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Wednesday, July 21, 2010

Formulating Performance-Based Incentive Scheme

I was talking about motivation in my recent training assignment and the issue of salary and cash incentives as motivational factors was brought up. This is what I said, if you want your employees to be motivated to stay, then salary matters. If you want people to be motivated to perform better, then you should look at how you reward high performance.

There are a number of ways to design your performance incentive scheme. I don't know all of them but I am sharing with you some of my experiences in implementing two of them.

When I was HR Director in a data processing company, I had the opportunity of implementing several incentive schemes. Too bad I left my data showing the impact of these incentive schemes but I remember a lot about them and I'd like to share them with you. The first one used performance bell curve as basis for rewarding. The top 10% performers received the highest fixed amount incentive. The next 10% got less, and the next 10%, even less. The plus point of using this incentive scheme is that the amount the company gives away for incentives is fixed and manageable. The minus point, it did not improve individual performance. My observation is this. By using this scheme, we succeeded in rewarding those who performed well. These are the same people who performed well whether they are given incentives or not. These are achievement oriented, competitive and naturally hard working individuals. Did the incentive scheme further improve their performance? The answer is no. One reason could be the amount we assigned to give at each level of performance. We paid a decent amount for the top 10% but the amount for the next levels are almost laughable... No, they are laughable. The amount did not entice those who, just like I do, found the amounts laughable.

After the terrible failure of the scheme to encourage higher performance, we devised a new incentive scheme that rewarded every unit of over production from daily target while working within time. The principle is to share cost savings and additional revenue produced because of over production. The share is divided among those involved in the production from the front-line workers to their supervisors. After implementation, we saw performance surge. We saw some of our top performers increase their already high performance go up to 300 % . We also saw some new stars rising. Some employees started to go home with incentives that are as high if not higher than their salaries. The best news is the company increased its production capacity without increasing manpower. If we will use the bell curve to determine performance after the implementation of the new scheme, I will bet that there will be small difference in who are occupying the top spot but the numbers will be different. If we overlay the new curve from before the implementation of the new scheme, we will see that overall performance improved.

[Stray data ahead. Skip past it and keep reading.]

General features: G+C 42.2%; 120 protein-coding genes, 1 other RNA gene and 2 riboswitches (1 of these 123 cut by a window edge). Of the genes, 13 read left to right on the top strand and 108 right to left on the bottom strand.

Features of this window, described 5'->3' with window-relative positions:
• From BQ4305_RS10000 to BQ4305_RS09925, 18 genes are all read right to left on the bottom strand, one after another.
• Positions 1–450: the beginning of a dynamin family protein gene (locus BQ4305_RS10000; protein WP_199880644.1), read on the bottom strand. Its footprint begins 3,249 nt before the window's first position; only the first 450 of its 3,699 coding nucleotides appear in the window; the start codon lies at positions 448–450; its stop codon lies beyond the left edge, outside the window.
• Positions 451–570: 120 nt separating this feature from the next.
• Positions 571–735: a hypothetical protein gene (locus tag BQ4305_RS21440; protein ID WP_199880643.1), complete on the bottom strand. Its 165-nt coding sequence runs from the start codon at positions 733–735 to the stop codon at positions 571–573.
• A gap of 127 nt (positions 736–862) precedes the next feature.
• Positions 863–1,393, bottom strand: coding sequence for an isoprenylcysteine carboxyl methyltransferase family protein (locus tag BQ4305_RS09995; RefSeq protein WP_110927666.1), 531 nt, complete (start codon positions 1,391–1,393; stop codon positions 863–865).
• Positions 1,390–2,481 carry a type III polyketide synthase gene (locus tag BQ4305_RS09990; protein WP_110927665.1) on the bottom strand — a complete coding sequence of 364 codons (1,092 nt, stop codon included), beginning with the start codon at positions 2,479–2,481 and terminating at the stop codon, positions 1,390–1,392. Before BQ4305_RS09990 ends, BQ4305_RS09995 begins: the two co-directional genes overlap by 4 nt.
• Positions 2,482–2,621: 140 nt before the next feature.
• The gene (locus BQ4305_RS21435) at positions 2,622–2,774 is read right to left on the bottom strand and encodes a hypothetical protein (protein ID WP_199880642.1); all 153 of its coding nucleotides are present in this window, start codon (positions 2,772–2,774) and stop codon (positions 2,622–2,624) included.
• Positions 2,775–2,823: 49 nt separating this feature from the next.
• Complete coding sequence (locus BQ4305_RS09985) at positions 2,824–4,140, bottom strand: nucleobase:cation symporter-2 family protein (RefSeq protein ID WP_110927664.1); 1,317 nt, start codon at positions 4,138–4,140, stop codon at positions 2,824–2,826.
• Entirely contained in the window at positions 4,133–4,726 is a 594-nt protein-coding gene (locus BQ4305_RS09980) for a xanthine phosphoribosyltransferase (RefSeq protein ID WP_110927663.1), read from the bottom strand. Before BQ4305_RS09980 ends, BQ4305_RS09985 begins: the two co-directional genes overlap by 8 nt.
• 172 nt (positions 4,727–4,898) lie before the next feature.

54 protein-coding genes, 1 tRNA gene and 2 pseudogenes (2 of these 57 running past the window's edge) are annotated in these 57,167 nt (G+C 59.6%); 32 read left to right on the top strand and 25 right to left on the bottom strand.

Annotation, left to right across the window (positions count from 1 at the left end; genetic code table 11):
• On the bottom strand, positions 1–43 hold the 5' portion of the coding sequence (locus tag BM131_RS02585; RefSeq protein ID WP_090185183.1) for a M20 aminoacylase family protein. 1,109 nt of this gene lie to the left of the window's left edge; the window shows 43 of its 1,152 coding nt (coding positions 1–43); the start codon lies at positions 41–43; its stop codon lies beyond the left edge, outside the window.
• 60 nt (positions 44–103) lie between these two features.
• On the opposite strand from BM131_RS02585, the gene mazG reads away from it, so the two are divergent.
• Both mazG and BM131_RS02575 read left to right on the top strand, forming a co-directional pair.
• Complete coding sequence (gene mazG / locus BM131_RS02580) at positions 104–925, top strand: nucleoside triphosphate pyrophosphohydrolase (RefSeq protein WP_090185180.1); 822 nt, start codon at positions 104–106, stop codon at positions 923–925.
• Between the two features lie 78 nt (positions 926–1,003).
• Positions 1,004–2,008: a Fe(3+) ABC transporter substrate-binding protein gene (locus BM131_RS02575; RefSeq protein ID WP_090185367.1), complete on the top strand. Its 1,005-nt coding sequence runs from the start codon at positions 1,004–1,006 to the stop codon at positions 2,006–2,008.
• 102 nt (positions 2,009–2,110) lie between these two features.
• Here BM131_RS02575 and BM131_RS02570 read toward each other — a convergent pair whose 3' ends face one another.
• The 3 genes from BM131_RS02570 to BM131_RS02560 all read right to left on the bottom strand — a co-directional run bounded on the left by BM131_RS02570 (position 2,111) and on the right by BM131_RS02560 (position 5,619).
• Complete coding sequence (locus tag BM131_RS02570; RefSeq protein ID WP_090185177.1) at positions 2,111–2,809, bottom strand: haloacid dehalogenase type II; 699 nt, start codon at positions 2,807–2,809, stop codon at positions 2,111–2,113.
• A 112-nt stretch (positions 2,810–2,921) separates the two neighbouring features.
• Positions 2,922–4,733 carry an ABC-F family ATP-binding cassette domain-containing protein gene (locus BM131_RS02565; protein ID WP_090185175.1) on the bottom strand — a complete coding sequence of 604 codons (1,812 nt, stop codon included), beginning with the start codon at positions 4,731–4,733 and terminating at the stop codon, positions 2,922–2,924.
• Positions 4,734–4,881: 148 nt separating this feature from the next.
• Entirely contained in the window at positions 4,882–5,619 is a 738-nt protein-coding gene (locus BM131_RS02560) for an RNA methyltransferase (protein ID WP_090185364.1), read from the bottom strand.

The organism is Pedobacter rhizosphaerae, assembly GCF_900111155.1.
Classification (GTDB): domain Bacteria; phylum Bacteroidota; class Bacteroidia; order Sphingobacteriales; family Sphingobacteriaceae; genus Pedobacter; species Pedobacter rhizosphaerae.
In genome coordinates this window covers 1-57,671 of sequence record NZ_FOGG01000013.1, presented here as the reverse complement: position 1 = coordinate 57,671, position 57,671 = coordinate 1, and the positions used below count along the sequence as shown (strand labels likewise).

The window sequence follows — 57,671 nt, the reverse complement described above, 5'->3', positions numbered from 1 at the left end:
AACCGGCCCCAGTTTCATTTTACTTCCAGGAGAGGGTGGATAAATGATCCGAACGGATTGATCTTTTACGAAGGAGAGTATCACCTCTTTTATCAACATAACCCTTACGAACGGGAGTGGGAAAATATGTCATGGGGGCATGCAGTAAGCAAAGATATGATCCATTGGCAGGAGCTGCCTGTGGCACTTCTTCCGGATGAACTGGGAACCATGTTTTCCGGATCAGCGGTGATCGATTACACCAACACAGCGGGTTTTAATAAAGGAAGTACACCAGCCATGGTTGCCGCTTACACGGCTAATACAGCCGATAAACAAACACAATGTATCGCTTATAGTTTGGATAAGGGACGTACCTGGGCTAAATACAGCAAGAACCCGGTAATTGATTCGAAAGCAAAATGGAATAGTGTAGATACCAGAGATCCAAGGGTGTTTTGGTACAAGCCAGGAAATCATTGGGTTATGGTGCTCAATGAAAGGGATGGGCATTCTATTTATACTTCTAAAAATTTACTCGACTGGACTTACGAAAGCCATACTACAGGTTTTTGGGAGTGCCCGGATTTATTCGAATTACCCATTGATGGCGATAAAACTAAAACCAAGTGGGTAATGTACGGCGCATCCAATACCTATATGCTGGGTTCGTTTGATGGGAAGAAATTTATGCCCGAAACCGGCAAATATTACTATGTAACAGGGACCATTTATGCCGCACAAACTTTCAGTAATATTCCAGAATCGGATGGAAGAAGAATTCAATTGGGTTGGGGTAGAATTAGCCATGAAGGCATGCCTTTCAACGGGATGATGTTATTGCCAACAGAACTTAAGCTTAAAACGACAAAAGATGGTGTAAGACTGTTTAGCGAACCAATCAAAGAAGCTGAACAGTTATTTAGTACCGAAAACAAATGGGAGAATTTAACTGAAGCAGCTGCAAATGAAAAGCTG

Looking at Maslow's Hierarchy of Needs might explain this. In my opinion, most Filipino front line workers are still at basic physiological and safety needs stages. They are most likely to work hard to satisfy these needs that's why the performance-based cash rewards attract them. In my previous company, those who were not naturally hard working and not concerned about their finances did not care about the incentive scheme and did not show much improvement because of it. They are a minority compared to those who could think of several things to do with the extra income. My other observation is that many people do not like moving targets. People like their targets to be predictable and achievable. This is likely the reason why a lot of people responded to our second incentive scheme.

I hope you picked up something from this. Let me know if you wish to discuss your plans on rewarding high performance for your team.

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